The last fault I’ll mention here is probably one where I stand alone in according to critics and other personal review blogs, but I HATED Bryce Dallas Howard’s role as Claire, the cold, uptight businesswoman who works at Jurassic World who is visited at the park by her nephews, who she then proceeds to hand them to her assistant, who eventually loses them. HATED IT, HATED IT, HATED IT. I’m not even sure if I hated the character or the treatment she is given by other characters or probably both. I never found myself rooting for her even when she does come through and saves a couple of lives. And it definitely doesn’t help that none of the other characters (predominately male I should mention) don’t treat her as an equal or give her the respect she wants. If they don’t respect her, why should I? The fact that she’s the main female protagonist, with the exception of some of the raptors, has brought up some discussion of treatment of women in action films. Joss Whedon made a tweet criticizing her role in the movie as well as the movie’s treatment of her. I also didn’t buy her “romance” with Chris Pratt’s Owen. If felt rushed and completely random and lacked of chemistry. I believed Owen’s bond with the raptors more than I believed his relationship with Claire. The trailers hinted that they dated once at some point. Maybe they should have just left it there.

Overall, even with these cons weighing the film down, I still had a good time. With some nods to the original films, it’ll probably please fans of the series as well as those new to Lost World: Jurassic P…I mean, Jurassic World. The climax is pretty much what you expect, yet it’ll still leave you cheering in the theaters. Approach with caution 😉

Rating: 4/5

Most likely to love: Dinosaur lovers, Chris Pratt lovers, Product Placement Lovers

Most likely to hate: South Asians apparently: http://www.mediaite.com/online/stop-enjoying-jurassic-world-because-apparently-its-racist/

Oh! The Feels! (Inside Out Review)

I may have been the only adult in theater attending without a child, but there is no doubt that Inside Out shouldn’t be labeled as another children’s movie. It’s so much more complex and beautiful beyond that. Pixar has once again delivered another original and enthralling story that can entertain children AND adults while offering both groups completely different experiences. Director Pete Docter (who also directed Monsters Inc and Up, both of my favorite Pixar films along with Toy Story) has delivered us a vision about the human psyche that doesn’t just look fun and colorful, but is a pretty plausible way of seeing how the mind works. The film centers on Riley, an 11 year old girl form Minnesota who’s life is turned upside down when her family moves off to San Francisco. Inside Riley’s head are her five core emotions that help run Riley’s mind and control her responses to certain situations. Let’s meet our emotions:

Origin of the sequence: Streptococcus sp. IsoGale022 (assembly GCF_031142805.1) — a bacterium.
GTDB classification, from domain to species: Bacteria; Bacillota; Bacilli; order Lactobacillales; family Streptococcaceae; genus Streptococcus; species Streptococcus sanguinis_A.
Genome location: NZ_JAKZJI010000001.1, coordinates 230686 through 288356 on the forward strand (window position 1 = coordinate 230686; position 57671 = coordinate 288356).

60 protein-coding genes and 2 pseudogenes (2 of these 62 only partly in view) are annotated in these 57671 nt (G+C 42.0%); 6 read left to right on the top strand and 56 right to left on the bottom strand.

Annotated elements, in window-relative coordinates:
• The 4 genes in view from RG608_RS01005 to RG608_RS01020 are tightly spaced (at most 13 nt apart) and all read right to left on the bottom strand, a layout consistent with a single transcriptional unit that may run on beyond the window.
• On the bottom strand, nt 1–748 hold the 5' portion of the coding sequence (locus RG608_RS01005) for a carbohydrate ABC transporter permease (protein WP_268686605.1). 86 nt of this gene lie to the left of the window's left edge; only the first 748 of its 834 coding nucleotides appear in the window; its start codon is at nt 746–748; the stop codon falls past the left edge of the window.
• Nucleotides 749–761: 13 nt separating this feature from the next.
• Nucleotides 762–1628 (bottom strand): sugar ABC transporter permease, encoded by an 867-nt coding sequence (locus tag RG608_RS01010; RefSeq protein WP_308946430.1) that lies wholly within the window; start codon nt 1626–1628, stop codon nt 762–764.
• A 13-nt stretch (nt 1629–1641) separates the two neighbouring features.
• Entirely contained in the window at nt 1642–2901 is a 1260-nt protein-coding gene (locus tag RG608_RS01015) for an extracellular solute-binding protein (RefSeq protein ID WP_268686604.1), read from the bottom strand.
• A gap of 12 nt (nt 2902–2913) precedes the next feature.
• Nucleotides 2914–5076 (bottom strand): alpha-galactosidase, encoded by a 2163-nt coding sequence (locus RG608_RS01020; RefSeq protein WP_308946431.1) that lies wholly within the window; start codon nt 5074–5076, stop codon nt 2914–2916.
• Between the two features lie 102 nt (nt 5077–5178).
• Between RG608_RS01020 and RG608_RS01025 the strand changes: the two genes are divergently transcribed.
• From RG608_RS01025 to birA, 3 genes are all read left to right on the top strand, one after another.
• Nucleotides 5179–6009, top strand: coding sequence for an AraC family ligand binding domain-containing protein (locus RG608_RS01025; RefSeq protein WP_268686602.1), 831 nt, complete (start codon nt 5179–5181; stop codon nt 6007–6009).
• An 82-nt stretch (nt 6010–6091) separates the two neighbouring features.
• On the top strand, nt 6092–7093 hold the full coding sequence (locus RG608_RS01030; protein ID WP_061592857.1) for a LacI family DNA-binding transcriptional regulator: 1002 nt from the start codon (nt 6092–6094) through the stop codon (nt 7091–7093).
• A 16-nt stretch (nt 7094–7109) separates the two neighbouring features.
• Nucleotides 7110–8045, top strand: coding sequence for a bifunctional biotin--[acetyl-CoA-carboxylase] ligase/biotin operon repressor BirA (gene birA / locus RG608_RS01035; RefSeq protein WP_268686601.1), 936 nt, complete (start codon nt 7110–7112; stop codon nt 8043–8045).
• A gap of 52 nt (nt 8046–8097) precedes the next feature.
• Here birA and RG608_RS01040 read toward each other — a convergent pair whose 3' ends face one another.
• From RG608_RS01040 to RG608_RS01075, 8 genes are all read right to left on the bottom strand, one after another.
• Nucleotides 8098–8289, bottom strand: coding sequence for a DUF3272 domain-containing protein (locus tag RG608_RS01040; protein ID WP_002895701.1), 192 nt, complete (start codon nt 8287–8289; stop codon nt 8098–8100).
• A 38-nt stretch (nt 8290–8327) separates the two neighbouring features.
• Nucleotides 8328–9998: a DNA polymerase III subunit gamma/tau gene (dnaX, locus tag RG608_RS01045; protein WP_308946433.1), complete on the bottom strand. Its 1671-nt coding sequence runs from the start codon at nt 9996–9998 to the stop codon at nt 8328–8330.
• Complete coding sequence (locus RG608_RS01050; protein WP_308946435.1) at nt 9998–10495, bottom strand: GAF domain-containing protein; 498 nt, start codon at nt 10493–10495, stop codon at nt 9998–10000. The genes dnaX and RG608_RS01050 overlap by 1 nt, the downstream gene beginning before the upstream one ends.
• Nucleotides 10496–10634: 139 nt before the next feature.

We got Joy (voiced by Amy Poehler) who is the energetic, optimistic, spunky member of the group. Though her intentions are always good, she’ll sometimes come off as pushy and bossy to get things her way. It’s not her fault though, since her main purpose is to keep Riley happy at all times. Which is good thing….sometimes, as the film will show you.

We got Sadness (voiced by Phyllis Smith) the mopey, pessimistic but likable emotion who doesn’t seem know her purpose. I wanna say that while most kids choose Joy as their favorite emotion, most adults might side with Sadness as their favorite. Most of the comedic moments of Sadness can get you laughing one minute and then saying sympathizing with her

We got Fear (voiced by Bill Hader) the paranoid, scaredy cat (duh!) emotion who’s purpose is to keep Riley safe from danger, but sometimes his concerns might come off as too much. Example: he mentions Meteor as a potential danger for Riley’s for day at a new school.

We got Anger (voiced by Lewis Black, of course lol) the grumbling emotions who is reading to throw a temper when things don’t his (and Riley’s) way. Alongside Sadness, Anger gets most of the comedic moments in the film, and how can’t he? With Lewis Black lending his voice in a role that was perhaps made for him, you’re sure to get a chuckle at everything he says

Finally, we got Disgust (voiced by Mindy Kaling) the sarcastic and very picky emotion who kinda looks like she can’t enjoy anything. That would be a wrong assumption. Her sarcasm usually overshadows her disgust for certain things, but she’s a nice addition to the group.

The casting for Inside Out is pitch perfect, but it’s the message that I appreciated most from the film. I’ll try to be as spoiler-free as I can, but the film teaches us that everybody and everything has its role. The two front runners of the film are Joy and Sadness who couldn’t be more opposite, but they are caught in a predicament that forces them to work together. It is then that, while explore many other aspects of the human mind in Pete Docter’s eyes (abstract though, imagination, personalities), we have to see how to opposites work together for a common goal. Here’s where I’ll get spoilery:

SPOILER ALERT! Eventually, Joy learns a tough lesson how being happy isn’t always the right solution and being sad isn’t always a bad thing. Without Sadness, we can’t learn to be happy. It’s what makes us human. It’s when Joy and Sadness are sucked out of headquarters (where the emotions operate) that leaves Fear, Disgust and Anger in charge and the results are disastrous. Riley gives off attitude towards her parents, her interests begin to fade away and she slowly loses herself as her days without Joy and Sadness make her move to San Fran harder to accept.

SPOILERS END HERE! Overall, I loved this film and it’s another worthy addition to the Pixar franchise (i’m waiting to see where in the Pixar Theory this fits in). The ending is also the funniest I’ve ever seen, offering so many different versions of the film we just saw through different minds. That is my gripe, by the way. I would have TOTALLY sat down for a much longer film where we can explore more complications in Riley’s life and see how the emotions deal with it. I’m not really sure we’ll get a sequel (not that we need one) but I find the functionalities of the mind in this film so fascinating that I wish we could see more. Maybe a short video series? Or heck, even a comic would be great! I really want more! *Sighs. Guess I’ll buy the DVD when it comes out because I’m definitely gonna be watching again

Rating: 5/5

Most Likely to love: I’ll risk it: Everybody. There, I said it

Least Likely to Love: Robots (What. Are. emotions?)